# Homework 11 (Due November 15th)

Homework 11 completes our discussion of electric fields in matter and begins to introduce foudnational ideas for the magnetic field. You will start with magnetic forces and motion, and then get some practice with current densities.

Dropbox file request for Homework 11

## 1. Capacitor with dielectric

You have a large (infinite in the $x-y$ directions) parallel-plate conductor (two big metal sheets, the upper one has free charge density $+\sigma$, the lower one $-\sigma$). The plates are a distance $a$ apart. The space between the sheets is half filled with a linear dielectric oil with given dielectric constant $\varepsilon_r = 4$. Region I, (filling the top half of the volume) is vacuum. The lower half, region II, is the dielectric oil. See the figure below.

1. Find $\mathbf{D}$, $\mathbf{E}$, and $\mathbf{P}$ (direction and magnitude, giving all of them separately in regions I and II).
2. Find the location and amount of bound charge (surface and volume) everywhere.
3. Given this, go back and compute $\mathbf{E}$ in region I and II to check your answers for part 1.
4. Find the voltage between the plates. If the plates are very large but not infinite, compare the capacitance before and after you added the dielectric oil. How does it compare with what you would get if you filled the entire region with that dielectric oil?

## 2. Magnetic Forces

1. Griffiths works out (Ex 5.2) the general solution to motion of a particle in “crossed E and B fields” ($\mathbf{E}$ points in the $z$-direction, $\mathbf{B}$ in the $x$-direction) Work out his solution carefully, make sure you follow it. Then, use it to answer the following:
2. Suppose the particle starts at the origin at $t=0$, with a given velocity $\mathbf{v}(t=0) = v_0\hat{y}$. Use Griffiths’ formal results (Eq. 5.6) to find the “special initial speed”, $v_0$, whose subsequent motion is simple straight-line constant-speed motion. Verify that this answer makes sense by using elementary Phys 184-style right-hand rule arguments and the Lorentz force law, $\mathbf{F} = q (\mathbf{E} + \mathbf{v} \times \mathbf{B})$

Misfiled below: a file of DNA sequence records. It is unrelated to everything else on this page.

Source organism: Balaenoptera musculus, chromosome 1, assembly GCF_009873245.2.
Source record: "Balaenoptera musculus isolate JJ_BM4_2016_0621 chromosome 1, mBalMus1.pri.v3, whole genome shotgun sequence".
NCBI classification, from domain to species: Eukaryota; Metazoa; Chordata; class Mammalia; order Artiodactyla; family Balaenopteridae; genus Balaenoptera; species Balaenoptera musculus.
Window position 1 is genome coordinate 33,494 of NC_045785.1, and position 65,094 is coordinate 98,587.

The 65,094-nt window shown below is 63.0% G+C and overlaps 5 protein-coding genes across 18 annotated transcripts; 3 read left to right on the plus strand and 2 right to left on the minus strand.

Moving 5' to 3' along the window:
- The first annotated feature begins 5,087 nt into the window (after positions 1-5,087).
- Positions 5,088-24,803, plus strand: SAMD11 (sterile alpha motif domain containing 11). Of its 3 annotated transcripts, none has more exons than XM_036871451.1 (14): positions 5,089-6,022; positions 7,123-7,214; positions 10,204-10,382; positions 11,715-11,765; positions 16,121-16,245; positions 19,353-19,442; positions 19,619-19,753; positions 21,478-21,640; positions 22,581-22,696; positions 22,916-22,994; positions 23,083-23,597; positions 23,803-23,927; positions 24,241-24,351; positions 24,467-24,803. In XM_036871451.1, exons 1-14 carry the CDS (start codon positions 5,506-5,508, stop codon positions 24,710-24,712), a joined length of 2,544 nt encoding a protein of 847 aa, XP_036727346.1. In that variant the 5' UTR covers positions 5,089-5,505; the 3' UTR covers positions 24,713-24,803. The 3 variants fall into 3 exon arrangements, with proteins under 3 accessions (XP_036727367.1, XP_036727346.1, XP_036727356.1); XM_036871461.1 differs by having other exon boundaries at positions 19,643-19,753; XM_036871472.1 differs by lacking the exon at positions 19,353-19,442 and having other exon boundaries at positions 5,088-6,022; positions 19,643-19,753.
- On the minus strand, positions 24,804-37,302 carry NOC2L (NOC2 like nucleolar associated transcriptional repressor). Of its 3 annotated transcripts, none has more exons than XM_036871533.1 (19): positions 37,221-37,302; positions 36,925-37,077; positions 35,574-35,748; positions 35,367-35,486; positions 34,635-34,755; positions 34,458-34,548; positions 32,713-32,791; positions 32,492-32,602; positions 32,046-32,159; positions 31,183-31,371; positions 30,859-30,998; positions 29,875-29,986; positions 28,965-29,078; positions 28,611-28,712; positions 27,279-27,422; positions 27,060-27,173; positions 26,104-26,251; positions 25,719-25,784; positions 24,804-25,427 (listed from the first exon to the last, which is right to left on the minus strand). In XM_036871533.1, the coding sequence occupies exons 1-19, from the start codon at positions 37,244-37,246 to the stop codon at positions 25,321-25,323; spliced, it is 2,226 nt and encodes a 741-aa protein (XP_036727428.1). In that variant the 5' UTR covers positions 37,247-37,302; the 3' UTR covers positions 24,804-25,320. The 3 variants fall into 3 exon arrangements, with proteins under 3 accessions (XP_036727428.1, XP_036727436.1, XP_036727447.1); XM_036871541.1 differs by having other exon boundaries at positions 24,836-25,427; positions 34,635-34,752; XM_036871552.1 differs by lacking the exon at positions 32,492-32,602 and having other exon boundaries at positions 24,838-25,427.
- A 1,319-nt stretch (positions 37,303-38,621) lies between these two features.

3. The discovery of the electron (J.J. Thomson, 1897) used an apparatus with crossed $\mathbf{E}$ and $\mathbf{B}$ just like the above. Thomson adjusted $\mathbf{E}$ until he observed “straight-line, constant-speed” motion of the particle beam. Then, he turned off the $E$-field, and measured the radius of curvature ($R$) of the electron beam (deflected purely by the remaining $B$-field). Given $E$, $B$, and $R$ (all measured), deduce Thomson’s formula to find the charge to mass ratio ($e/m$) of the electrons.
4. Go back to Griffiths’ Ex 5.2 again, but this time suppose your particle starts at the origin with $\mathbf{v}(t=0) = v_1\hat{y}$, with starting speed $v_1$ exactly half the “special value” velocity you found in part 2. Find and sketch the resulting trajectory of the particle. Is the kinetic energy of the particle constant with time? Briefly, comment (Is this consistent with energy conservation?!)

## 3. Modeling the motion of a charged particle in a magnetic field

We have shown that the motion of a charged particle in a constant magnetic is a circular when the initial velocity is perpendicular to the field. In this problem, you will complete the code in a Jupyter notebook, which you should download (you can view it here), to model the motion of a proton in a magnetic field.